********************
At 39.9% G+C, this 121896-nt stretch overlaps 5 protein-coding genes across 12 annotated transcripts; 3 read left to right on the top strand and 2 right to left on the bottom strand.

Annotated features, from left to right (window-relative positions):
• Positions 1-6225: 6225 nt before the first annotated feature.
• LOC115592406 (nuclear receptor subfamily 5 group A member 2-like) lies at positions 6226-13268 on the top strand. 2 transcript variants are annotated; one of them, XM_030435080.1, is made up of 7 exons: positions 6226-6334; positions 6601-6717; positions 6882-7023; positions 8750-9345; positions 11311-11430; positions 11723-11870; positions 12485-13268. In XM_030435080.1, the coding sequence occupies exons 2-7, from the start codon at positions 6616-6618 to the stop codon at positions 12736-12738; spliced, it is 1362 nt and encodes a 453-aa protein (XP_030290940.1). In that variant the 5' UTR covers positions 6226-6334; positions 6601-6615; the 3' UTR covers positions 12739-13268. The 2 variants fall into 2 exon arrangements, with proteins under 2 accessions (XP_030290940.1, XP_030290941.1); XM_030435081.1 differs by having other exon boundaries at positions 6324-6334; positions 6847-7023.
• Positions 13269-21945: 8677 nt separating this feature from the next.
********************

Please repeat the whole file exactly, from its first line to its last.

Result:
At 39.9% G+C, this 121896-nt stretch overlaps 5 protein-coding genes across 12 annotated transcripts; 3 read left to right on the top strand and 2 right to left on the bottom strand.

Annotated features, from left to right (window-relative positions):
• Positions 1-6225: 6225 nt before the first annotated feature.
• LOC115592406 (nuclear receptor subfamily 5 group A member 2-like) lies at positions 6226-13268 on the top strand. 2 transcript variants are annotated; one of them, XM_030435080.1, is made up of 7 exons: positions 6226-6334; positions 6601-6717; positions 6882-7023; positions 8750-9345; positions 11311-11430; positions 11723-11870; positions 12485-13268. In XM_030435080.1, the coding sequence occupies exons 2-7, from the start codon at positions 6616-6618 to the stop codon at positions 12736-12738; spliced, it is 1362 nt and encodes a 453-aa protein (XP_030290940.1). In that variant the 5' UTR covers positions 6226-6334; positions 6601-6615; the 3' UTR covers positions 12739-13268. The 2 variants fall into 2 exon arrangements, with proteins under 2 accessions (XP_030290940.1, XP_030290941.1); XM_030435081.1 differs by having other exon boundaries at positions 6324-6334; positions 6847-7023.
• Positions 13269-21945: 8677 nt separating this feature from the next.